ignorance that you can display in this business, the more people like

to categorize you as being certified and being real. But,

it’s being able to turn that light switch on and off.”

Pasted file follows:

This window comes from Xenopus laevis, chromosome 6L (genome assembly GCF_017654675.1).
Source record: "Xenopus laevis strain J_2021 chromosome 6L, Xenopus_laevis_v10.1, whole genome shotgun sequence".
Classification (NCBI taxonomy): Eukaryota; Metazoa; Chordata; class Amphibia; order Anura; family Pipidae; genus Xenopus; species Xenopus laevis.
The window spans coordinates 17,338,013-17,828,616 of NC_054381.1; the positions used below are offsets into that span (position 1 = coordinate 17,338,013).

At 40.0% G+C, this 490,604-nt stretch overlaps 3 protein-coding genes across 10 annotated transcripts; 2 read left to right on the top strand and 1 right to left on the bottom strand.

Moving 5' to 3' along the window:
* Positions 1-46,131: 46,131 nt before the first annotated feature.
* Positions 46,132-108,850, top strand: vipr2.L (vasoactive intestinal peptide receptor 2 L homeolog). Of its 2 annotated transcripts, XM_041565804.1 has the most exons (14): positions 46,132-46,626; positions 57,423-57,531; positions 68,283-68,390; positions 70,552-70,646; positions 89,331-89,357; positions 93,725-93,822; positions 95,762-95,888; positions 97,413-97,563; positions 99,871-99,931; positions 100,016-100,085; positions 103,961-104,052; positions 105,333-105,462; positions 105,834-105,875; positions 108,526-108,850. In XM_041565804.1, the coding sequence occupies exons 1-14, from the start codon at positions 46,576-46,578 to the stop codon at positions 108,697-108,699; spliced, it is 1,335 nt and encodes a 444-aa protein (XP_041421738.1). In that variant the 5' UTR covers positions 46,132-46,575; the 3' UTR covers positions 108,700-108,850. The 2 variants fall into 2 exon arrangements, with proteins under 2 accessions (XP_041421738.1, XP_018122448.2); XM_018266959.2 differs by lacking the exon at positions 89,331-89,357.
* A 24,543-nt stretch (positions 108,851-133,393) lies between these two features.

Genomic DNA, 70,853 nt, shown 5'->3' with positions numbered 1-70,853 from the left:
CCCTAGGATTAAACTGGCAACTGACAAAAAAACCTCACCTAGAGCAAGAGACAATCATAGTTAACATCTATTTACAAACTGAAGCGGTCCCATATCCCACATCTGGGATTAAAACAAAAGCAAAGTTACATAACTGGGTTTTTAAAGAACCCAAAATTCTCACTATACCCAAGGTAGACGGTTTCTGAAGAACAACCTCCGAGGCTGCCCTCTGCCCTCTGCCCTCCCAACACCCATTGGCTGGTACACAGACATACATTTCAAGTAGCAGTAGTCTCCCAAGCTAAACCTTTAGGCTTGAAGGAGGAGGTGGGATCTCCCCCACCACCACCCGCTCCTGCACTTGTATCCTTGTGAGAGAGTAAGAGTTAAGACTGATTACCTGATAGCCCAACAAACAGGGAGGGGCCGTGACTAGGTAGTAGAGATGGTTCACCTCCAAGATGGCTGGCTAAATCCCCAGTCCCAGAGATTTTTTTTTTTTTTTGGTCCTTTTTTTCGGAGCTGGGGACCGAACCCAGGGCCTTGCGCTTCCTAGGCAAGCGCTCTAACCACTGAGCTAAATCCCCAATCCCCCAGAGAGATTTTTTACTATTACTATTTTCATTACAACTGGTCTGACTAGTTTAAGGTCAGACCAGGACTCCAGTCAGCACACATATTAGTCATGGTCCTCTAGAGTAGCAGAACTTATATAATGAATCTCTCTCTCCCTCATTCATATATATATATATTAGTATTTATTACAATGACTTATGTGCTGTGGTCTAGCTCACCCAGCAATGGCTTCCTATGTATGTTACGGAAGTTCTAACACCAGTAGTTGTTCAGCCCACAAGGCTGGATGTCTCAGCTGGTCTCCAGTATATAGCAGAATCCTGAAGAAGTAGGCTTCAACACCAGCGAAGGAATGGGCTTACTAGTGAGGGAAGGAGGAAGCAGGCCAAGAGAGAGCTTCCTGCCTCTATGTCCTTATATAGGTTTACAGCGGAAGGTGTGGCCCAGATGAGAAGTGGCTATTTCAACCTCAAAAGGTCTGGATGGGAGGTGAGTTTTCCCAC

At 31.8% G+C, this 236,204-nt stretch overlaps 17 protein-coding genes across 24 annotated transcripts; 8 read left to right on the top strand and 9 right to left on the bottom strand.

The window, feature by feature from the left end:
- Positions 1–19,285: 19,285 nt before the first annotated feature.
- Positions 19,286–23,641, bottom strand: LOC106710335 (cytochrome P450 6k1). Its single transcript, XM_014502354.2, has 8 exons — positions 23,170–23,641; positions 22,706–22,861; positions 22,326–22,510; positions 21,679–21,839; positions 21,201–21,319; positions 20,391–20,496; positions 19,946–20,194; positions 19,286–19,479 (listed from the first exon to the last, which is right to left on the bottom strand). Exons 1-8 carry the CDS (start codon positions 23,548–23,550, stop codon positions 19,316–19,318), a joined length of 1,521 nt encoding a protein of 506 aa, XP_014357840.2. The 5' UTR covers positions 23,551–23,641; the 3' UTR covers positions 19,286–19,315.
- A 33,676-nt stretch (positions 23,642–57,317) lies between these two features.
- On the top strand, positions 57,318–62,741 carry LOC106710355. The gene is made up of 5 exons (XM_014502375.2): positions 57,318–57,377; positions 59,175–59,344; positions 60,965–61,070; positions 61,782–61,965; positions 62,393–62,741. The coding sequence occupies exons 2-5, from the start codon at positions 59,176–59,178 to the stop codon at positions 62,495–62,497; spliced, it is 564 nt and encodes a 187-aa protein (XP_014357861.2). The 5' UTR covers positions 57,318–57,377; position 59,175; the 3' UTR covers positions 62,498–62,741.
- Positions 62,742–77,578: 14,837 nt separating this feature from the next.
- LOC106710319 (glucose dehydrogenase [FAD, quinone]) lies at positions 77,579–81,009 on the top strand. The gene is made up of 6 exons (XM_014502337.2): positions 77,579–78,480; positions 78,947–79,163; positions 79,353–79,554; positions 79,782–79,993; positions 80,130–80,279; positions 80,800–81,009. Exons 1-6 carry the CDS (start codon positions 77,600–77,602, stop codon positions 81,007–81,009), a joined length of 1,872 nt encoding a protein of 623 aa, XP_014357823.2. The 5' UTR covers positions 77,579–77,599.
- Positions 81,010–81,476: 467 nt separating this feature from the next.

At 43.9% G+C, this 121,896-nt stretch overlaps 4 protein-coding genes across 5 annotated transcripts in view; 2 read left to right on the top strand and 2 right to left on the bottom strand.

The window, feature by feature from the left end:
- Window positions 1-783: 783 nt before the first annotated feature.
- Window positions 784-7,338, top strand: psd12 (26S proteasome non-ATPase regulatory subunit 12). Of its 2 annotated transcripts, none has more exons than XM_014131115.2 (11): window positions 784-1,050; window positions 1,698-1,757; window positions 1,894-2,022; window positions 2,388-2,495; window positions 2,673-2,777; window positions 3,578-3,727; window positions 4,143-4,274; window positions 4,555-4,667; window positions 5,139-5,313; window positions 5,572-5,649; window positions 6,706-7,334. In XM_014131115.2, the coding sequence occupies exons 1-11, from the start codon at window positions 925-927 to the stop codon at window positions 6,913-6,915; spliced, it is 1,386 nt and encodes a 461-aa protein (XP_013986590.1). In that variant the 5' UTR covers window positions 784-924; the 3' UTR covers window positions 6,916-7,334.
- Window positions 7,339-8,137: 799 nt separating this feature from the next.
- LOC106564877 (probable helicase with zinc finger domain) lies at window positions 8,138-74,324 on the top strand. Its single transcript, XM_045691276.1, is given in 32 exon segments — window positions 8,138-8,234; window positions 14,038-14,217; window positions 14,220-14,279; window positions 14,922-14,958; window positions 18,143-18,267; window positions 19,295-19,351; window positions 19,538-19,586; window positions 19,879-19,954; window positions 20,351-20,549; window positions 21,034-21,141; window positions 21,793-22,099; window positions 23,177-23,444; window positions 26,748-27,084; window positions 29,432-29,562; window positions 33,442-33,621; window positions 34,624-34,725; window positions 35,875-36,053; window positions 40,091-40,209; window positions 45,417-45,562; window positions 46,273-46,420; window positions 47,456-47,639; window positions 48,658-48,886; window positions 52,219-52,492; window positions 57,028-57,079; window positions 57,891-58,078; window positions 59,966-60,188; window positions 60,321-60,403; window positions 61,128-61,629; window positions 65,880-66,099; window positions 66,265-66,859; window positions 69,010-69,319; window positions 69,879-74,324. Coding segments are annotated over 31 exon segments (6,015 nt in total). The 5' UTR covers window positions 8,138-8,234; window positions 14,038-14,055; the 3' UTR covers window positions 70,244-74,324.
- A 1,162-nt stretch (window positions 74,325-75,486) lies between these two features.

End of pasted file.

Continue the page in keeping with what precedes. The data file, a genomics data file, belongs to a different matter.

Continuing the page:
AlHlipHop.com: Who are some of the producers on the album?Plies: I kept it in house as much as possible. The single ["Bust It Baby"] was something that was done by J.R. Rotem a guy that I got the utmost respect for. We’ve got the World Music Group which is a company founded by my brother and one of my point people in Alex Martin. We kept a lot of the production like we did the last time, under the umbrella. Financially there are certain moves that you have to make and not sacrifice the good quality of the music so I felt like we pulled it off in a major way this time too.AllHipHop.com: Just from speaking to you now and all the interviews I’ve read of you it’s obvious you’re a brother that’s well spoken and that’s about business. But people are still going to stereotype you as just another ignorant rapper. With that being said how do you deal with it?Plies: I take it for what it’s worth bruh. To be a part of the culture that we’re a part of man and even the outside of our culture but primarily focused on our culture, like it’s a sad part. For me I’m more than proud to be a part of what I’m from. But at the same time the more ignorant that you can become or the more ignorance that you can display in this business, the more people like to categorize you as being certified and being real. But for me to sit back in this game and watch the people who succeeded at a major level, it’s being able to turn that light switch on and off. I can conduct an interview with you and do it from an ignorant prospective or I can conduct an interview with you and treat what I do as a business and I treat it as such. I don’t walk into a corporate office and come in there and approach it as if I’m talking to one of my n****s on the corner. I do understand that it’s a business and I treat it that way. If I’m doing radio I don’t walk in their smelling like reefer smoke neither, you know what I’m sayin’? I tried to take my way through life and it didn’t get me far. And I try to be respectful in life and it got me farther than I ever been before. So whether it’s an interview with yourself now or having the opportunity to be a face of my culture, I know it’s important to prove a lot people wrong. I have people tell me at radio stations, “Damn your music sound like this but you talk like you’re well educated.” I never want to be the dude who’s scared of information. I don’t never want to be that because I’ve seen that the more information that you got the more some n****s try to use it against you and call you lame or whatever the case may be. But when you’re comfortable with yourself as who you are as a person I think that’s the most important thing.